(Reuters) - A partial U.S. government shutdown is just hours away as President Donald Trump and the Republican-run Congress struggle to find a solution.
The House of Representatives approved a measure Thursday to extend funding through Feb. 16, but with several Republicans wavering and numerous Democrats opposed, the bill appeared on the verge of collapse in the Senate.
The measure would be the fourth stopgap funding bill, known as a continuing resolution, in the current fiscal year. Republicans control the Senate by a 51-49 margin, leaving little room for defections. Here is a list of senators whose votes could be pivotal to the bill’s fate.
REPUBLICANS VOTING OR LEANING NO
South Carolina Senator Graham, who helped craft a bipartisan immigration deal rejected by Trump last week, said on Wednesday he would vote against the temporary funding bill. “I am not going to support continuing this fiasco for 30 more days by voting for a continuing resolution,” he said.
Graham added that the government needed additional funding for the military and “some direction about the path forward” on a more permanent solution for so-called Dreamers, undocumented people who immigrated to the United States as children.
Numerous Democrats are holding out for a deal on those immigrants before voting for the government funding bill.
Lee, from Utah, is a fiscal conservative who dislikes using stopgap bills, to fund the government. “Past performance is not a guarantee of future results but Senator Lee has never voted for a CR,” said his spokesman, Conn Carroll.
McCain is undergoing cancer treatment at his home in Arizona and was not expected to be at the Senate vote. Politico quoted McCain as saying he would vote “no” on the stopgap bill if he were in Washington.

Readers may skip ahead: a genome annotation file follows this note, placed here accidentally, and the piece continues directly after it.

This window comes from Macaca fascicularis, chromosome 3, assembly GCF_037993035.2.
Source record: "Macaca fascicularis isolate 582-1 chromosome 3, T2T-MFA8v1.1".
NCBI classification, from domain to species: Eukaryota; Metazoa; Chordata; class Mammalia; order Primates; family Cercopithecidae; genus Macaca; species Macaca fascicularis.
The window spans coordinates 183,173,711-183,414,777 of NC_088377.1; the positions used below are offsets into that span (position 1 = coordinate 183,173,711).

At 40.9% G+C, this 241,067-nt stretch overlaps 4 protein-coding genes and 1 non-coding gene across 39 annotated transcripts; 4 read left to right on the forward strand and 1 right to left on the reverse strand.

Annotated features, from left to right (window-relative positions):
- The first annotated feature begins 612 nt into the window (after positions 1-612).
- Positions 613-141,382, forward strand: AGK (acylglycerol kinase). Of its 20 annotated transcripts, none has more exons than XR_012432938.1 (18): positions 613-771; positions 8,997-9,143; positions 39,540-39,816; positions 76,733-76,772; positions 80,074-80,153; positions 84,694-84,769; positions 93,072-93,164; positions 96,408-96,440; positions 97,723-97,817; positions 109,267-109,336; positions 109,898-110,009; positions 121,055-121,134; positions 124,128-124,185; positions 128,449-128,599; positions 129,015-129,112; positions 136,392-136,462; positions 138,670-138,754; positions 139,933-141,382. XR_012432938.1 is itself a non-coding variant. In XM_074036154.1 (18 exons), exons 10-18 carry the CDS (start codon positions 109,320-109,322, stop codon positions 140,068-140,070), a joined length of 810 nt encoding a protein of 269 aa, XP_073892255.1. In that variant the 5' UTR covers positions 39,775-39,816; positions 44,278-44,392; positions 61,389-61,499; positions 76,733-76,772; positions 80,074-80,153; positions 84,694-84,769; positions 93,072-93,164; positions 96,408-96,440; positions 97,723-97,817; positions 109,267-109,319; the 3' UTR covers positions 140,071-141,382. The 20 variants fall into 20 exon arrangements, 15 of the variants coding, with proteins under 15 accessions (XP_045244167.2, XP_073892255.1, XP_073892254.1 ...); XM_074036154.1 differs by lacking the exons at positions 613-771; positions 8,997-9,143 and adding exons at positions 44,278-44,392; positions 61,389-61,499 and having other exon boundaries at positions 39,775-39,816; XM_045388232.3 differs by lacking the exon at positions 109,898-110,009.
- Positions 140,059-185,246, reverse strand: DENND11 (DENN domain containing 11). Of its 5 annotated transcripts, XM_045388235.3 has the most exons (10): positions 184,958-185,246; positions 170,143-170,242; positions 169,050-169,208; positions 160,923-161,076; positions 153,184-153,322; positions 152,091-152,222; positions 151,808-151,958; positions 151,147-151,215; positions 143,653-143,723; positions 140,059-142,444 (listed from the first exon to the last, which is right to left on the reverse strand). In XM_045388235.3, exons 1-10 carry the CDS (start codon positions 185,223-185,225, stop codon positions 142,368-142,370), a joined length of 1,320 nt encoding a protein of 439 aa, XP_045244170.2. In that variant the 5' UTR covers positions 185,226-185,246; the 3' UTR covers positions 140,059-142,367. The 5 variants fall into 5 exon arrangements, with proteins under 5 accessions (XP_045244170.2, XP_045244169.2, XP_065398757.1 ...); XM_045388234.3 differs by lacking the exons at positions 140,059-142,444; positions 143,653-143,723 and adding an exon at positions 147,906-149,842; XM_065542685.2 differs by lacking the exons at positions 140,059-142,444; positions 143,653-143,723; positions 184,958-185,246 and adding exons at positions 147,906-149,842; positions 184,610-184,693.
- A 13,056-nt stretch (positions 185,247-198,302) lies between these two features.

The Kentucky senator said on Thursday he would vote against the short-term spending bill over budget concerns. He said spending in the bill would exceed caps put in place by Congress to keep expenses under control.
DEMOCRATS VOTING OR LEANING YES
Manchin, of West Virginia, has indicated he is leaning in favor of the stopgap measure, saying he wants to keep the government open. He is one of 10 Democrats up for re-election this year in states Trump won in the 2016 presidential election.
Donnelly, who is up for re-election this year, said on the Senate floor on Friday afternoon that he would vote to keep the government open. “Keeping the government running is our job,” Donnelly said. Trump won Indiana and Vice President Mike Pence is the former governor of the state.
Heitkamp, who is up for re-election in North Dakota this year, announced late on Friday that she would vote for a short-term measure to fund the government, but that it was not an “endorsement” of back-to-back, short-term funding bills. “I’ve been calling for a bipartisan deal, and it’s disappointing that many of those on the other side of the aisle haven’t been willing to work on one,” Heitkamp said in a statement.
The vocal Trump critic has expressed frustration to reporters with the process. He is also a supporter of a bipartisan plan to protect Dreamers.
While he has not said for sure how he would vote, he told reporters on Thursday that he did not back this stopgap spending bill and preferred the idea of a temporary funding bill lasting several days while lawmakers continue to negotiate a deal.
Schumer, the Democratic Senate leader, has said he would back a proposal to keep the government open for a few more days while lawmakers continue negotiations.
Compiled by Susan Cornwell, Amanda Becker, Doina Chiacu, Blake Brittain and Makini Brice in Washington; Editing by Bill Trott and Lisa Shumaker
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